To the editor: Edward Humes’ op-ed article on California’s last aborted attempt to electrify the state’s vehicles has got the history and the importance of this moment right.
The Ford Think City “bubble” car I leased in 2001 made an EV believer of me. Ford confiscated that car from me in 2004 with the intention of crushing it. (See me cry as it is taken away in the documentary “Who Killed the Electric Car?”). Unwilling to go back to gasoline, I was one of the lucky few who purchased a used 2002 Toyota RAV4 EV.
While Toyota claimed the car’s battery wouldn’t last a decade, I am still driving the car daily with the original battery, which has more than 100,000 miles on it.
Had the California Air Resources Board not killed the state’s zero-emission vehicle mandate in 2003, the electrification of transportation would be much further along. While most car makers (with the notable exception of Toyota) have made significant moves to ramp up EV production, they’re not moving fast enough.
Automakers and the fossil fuel industry will work to delay California’s new zero-emission mandate. The Air Resources Board will need to resist these efforts if the goal of an electric transportation future is to be realized.
Marc Geller, San Francisco
The writer is vice president of the electric vehicle advocacy group Plug In America.
To the editor: Going all electric is an idea worthy of consideration. I’m all for saving California and ridding the state of fossil fuel pollution. However, let’s not throw the dishes out with the dishwater.
A couple of weeks ago, our whole community had an unexpected power outage. Nothing electrical worked. The outage lasted for more than two hours. I had to start my gasoline-fueled vehicle to charge my phone.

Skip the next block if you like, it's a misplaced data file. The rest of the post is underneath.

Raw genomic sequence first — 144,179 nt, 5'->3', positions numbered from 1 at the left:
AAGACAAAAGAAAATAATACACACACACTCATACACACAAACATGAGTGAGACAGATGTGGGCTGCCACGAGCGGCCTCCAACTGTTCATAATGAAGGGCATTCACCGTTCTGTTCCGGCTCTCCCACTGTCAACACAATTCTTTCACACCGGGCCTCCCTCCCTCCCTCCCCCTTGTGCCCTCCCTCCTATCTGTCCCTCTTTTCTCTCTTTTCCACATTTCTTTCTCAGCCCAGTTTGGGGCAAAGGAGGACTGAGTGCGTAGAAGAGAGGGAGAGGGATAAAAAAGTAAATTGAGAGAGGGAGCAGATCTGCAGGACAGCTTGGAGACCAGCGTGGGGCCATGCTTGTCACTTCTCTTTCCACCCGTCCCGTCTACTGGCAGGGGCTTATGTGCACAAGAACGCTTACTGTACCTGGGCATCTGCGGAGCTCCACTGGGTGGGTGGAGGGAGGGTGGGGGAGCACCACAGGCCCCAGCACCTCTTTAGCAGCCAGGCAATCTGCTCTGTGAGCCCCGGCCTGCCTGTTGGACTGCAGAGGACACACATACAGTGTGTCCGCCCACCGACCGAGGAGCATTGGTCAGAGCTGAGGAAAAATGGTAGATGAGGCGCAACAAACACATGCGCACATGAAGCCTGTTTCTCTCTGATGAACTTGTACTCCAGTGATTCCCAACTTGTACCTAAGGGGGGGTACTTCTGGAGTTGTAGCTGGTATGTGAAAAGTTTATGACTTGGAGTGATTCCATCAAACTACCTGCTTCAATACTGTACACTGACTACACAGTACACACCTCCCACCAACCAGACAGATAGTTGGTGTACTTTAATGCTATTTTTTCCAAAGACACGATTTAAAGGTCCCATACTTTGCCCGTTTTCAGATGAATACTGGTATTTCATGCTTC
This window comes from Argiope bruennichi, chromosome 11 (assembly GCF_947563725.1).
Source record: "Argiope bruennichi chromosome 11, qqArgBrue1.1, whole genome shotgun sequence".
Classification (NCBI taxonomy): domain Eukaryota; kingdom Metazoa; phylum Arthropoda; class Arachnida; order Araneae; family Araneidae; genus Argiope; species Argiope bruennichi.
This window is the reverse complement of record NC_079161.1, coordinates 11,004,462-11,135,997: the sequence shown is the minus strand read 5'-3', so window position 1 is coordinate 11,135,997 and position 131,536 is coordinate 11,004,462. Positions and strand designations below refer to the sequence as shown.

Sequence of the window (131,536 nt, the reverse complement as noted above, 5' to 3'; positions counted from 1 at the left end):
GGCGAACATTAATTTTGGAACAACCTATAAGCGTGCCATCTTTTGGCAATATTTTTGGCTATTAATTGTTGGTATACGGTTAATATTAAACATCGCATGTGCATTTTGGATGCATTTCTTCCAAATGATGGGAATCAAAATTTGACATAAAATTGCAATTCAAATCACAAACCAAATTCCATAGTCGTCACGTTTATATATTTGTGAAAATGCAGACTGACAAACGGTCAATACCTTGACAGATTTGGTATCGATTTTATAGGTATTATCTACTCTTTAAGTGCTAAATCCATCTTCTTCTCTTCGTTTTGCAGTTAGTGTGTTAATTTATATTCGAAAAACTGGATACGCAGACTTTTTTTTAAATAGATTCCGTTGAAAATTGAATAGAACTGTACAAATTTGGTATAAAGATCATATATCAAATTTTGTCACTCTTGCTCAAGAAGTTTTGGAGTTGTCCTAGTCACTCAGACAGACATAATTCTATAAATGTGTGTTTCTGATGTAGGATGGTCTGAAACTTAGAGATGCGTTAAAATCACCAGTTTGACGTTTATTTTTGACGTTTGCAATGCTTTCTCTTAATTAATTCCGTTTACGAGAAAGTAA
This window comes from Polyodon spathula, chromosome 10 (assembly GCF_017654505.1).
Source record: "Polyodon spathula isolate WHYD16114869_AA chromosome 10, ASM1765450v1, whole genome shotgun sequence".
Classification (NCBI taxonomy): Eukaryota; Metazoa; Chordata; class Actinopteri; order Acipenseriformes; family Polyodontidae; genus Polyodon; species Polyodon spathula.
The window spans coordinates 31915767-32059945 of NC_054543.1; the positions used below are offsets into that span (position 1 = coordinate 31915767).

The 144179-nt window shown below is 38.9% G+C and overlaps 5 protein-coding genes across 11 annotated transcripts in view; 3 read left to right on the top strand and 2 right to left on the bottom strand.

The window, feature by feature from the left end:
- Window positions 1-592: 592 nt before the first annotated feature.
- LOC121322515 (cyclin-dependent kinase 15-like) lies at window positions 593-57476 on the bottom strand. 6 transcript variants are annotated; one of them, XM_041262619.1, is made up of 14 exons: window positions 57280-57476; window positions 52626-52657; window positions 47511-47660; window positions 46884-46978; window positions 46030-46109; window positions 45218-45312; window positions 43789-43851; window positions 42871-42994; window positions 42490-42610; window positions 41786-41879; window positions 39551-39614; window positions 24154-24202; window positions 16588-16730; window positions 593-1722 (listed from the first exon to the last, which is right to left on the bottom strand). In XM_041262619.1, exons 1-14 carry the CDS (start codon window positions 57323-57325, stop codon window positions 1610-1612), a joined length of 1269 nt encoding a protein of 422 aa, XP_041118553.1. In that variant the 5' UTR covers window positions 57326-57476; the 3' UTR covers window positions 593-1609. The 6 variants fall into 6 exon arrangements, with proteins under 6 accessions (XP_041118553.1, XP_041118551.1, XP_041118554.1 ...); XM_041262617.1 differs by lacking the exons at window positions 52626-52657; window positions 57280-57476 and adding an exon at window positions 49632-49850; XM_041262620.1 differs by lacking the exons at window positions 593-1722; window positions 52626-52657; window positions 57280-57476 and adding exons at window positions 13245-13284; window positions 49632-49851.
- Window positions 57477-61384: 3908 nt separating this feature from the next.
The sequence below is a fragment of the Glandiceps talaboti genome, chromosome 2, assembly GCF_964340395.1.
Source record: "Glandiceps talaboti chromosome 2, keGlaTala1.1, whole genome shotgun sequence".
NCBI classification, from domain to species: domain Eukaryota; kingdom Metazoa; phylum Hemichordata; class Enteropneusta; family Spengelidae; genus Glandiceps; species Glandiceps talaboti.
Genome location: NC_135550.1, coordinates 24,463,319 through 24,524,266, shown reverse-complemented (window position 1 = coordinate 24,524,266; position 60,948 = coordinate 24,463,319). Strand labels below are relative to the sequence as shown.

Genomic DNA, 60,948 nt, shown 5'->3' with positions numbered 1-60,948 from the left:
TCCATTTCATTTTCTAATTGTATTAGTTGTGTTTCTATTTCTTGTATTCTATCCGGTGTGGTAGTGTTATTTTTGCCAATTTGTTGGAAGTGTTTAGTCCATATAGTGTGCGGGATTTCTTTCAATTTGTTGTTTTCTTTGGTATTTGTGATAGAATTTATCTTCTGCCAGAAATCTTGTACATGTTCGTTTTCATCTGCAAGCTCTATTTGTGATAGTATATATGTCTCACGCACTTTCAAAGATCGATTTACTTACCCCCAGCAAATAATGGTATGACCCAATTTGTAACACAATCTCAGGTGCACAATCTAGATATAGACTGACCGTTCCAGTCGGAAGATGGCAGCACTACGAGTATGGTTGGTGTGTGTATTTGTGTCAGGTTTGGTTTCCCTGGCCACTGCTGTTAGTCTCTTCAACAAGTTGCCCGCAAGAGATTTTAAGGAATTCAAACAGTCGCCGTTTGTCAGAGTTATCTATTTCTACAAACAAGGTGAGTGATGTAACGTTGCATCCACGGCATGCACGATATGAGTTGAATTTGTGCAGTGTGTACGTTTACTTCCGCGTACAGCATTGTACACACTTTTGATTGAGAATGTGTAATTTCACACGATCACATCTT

In an all-electric future, what would happen to the California economy if the grid was sabotaged or shut down for several hours? A workable solution involving electric vehicles, gas-powered cars and non-electric appliances needs to be considered.
Donald Peppars, Pomona
To the editor: I just want people to know that not everybody has the money to buy an electric car. Also, some of us live in places where it’s impossible to charge an EV.
It’s sad that the world is going that direction.
Joya Light, Santa Monica
In our family we have two vehicles: an all-electric compact and a plug-in hybrid. I was raised in the 1950s and ‘60s and fondly remember cruising the boulevards on Friday nights, changing my own oil and the smells of gas and rubber. That love of cars was passed from my father’s generation to me, and to Arellano from his father.
Rather than a diatribe against electric cars, Arellano uses his considerable writing skills to eloquently describe a simpler era and a mindset that is passing. Arellano’s descriptions of electric cars as “robotic” and “antiseptic” are harmless tongue-in-cheek literary criticisms that should be taken with humor and a grain of salt.
We all know where the future is headed.
Bob Borthwick, Laguna Beach